For your next brunch, raise a glass that's fizzy, not boozy. This refreshing drink is friendly for both kids and adults.This recipe is courtesy of Ocean Spray.
View Recipe
3.25
  The bratwurst in this recipe gets two cooking treatments. First, it’s simmered in a fragrant braising liquid made of fresh orange and lemon juice and Blue Moon’s Sunshine Citrus Blonde beer, and then it’s finished on the grill to give it a nice, flavorful char. 
View Recipe
3.21212
Pop's Citrus Salad.
My father is a man of infinite patience. Believe me, I know — I tried his. And while there aren't many recipes that make up his culinary repertoire (rotelli with ricotta and tomato sauce was actually a pretty satisfying classic), the one he's most known for is the quintessential demonstration of that patience — citrus salad. Walk into the kitchen on a weekend during the winter, and there he'd be, sitting at the table next to two boxes of grapefruits and oranges that my grandfather had sent from Florida, peeling each piece of fruit with a paring knife, the long peel most times hanging down to the floor in one long piece like some crazy citrus curlicue pig tails. Not only would he often cut off the peel in one piece time and again, he'd then somehow perfectly divide each orange and grapefruit segment, keeping them virtually all intact. And when he was done, there would be several containers of orange and grapefruit salad sitting in the fridge, each one half filled with the delicious juice that would form when the two fruits mixed. It's really such a simple fruit salad. Almost equal parts grapefruit and orange, but usually a bit more grapefruit. Tart, sweet segments bursting in your mouth together unlike how you ever really eat either fruit. No bitterness from the pith! And cold! This treat requires nothing else. No sugar, nothing. Sure you could add a touch of mint, but you really don't need it. In the summer it's a refreshing treat, and in the winter it reminds you of warmer times. For years, I reaped the benefits of his patient work without trying my own hand at it. So in the past few years, I've taken a stab at it myself. Now it's not like I don't have any patience, or am without knife skills. But no matter how many times I try, I just can't get all the segments to be as perfect as he does. So recently, I asked him about his philosophy and technique. "I've actuallly stopped peeling with the paring knife — it actually tends to remove more of the fruit and it takes too much time, but you know, I've had quite a bit of time to practice this." He's right. A few decades, in fact. So to try to accelerate the process and introduce my own touch to the salad's flavor, I've added pomelo to the grapefruit and orange, which is much easier to segment. Funny for how long it takes to make, how quickly it disappears. Click here to see more Sweet and Tangy Citrus recipes.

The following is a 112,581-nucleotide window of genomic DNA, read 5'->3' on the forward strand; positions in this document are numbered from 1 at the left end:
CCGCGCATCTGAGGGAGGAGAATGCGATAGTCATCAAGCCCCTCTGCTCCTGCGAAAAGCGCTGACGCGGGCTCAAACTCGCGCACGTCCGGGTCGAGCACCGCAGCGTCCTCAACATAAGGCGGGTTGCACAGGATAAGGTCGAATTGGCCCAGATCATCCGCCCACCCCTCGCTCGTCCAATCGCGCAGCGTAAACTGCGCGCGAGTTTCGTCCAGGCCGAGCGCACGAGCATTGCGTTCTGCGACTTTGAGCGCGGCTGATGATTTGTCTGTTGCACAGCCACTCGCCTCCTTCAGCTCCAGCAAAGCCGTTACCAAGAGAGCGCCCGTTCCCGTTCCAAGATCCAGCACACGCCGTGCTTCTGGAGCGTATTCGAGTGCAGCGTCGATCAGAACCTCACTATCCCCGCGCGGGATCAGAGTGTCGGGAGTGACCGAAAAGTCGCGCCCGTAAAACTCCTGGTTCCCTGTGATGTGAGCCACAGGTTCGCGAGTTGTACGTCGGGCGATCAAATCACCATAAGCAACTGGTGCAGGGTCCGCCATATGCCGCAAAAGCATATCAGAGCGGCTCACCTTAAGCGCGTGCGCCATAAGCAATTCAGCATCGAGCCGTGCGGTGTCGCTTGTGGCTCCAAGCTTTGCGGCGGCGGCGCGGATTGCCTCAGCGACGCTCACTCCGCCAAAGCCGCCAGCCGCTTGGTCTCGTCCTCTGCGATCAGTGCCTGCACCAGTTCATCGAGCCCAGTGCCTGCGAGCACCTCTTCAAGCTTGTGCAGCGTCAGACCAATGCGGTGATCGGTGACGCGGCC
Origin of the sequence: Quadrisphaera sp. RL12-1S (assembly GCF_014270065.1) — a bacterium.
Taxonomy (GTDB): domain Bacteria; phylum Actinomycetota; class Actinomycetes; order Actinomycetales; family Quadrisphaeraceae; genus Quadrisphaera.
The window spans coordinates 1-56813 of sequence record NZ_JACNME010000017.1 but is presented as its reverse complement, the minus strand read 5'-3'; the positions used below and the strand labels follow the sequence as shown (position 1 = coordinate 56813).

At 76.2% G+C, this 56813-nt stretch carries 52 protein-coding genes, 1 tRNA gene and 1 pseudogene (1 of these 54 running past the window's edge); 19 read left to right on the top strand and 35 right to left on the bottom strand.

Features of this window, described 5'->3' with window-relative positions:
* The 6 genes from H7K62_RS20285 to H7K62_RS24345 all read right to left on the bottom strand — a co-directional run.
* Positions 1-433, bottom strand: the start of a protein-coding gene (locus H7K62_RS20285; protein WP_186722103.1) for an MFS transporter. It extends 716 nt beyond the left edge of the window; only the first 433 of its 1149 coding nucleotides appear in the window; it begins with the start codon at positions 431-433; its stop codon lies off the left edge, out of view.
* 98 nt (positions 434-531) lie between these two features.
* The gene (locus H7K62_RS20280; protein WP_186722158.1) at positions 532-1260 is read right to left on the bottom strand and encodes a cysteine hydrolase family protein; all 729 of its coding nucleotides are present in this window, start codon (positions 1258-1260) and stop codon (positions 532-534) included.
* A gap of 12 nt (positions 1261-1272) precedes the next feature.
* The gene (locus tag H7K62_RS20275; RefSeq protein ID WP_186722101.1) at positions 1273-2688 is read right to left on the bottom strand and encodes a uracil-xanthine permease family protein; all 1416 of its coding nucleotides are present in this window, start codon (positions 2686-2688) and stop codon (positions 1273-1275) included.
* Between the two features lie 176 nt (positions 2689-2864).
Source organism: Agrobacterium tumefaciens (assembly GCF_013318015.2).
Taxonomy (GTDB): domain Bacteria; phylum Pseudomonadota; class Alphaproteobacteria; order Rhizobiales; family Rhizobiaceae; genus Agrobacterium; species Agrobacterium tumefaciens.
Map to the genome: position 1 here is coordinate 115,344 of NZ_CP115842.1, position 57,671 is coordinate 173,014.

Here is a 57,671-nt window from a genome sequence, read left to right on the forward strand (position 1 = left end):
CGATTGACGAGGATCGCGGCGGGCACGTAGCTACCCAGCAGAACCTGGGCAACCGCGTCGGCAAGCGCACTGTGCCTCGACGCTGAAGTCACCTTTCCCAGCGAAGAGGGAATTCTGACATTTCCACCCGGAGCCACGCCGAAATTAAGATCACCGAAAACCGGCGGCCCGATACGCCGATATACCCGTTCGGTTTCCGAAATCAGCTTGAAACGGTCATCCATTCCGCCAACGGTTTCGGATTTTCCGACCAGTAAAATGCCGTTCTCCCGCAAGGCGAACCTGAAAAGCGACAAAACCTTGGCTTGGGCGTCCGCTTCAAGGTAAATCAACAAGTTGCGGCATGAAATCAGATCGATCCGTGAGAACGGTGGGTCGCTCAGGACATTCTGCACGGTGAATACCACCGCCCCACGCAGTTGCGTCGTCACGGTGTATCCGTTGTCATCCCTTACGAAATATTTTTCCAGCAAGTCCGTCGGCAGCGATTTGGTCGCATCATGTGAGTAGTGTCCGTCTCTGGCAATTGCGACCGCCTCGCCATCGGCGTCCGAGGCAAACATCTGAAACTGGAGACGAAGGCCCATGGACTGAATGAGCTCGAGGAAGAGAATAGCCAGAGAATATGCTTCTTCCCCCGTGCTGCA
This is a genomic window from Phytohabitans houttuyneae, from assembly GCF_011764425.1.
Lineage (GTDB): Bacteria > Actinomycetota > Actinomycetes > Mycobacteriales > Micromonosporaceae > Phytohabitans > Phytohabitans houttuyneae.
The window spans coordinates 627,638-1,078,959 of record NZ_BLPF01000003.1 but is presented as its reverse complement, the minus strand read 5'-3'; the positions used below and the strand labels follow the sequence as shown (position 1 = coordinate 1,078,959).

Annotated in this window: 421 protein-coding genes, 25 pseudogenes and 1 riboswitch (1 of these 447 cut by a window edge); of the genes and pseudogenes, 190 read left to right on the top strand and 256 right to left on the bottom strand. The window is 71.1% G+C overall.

View Recipe
3
Don't just boil your carrots for your next dinner party; glaze them. This recipe uses honey, butter, and an orange peel to infuse the carrots with a bright and rich flavor. 
View Recipe
3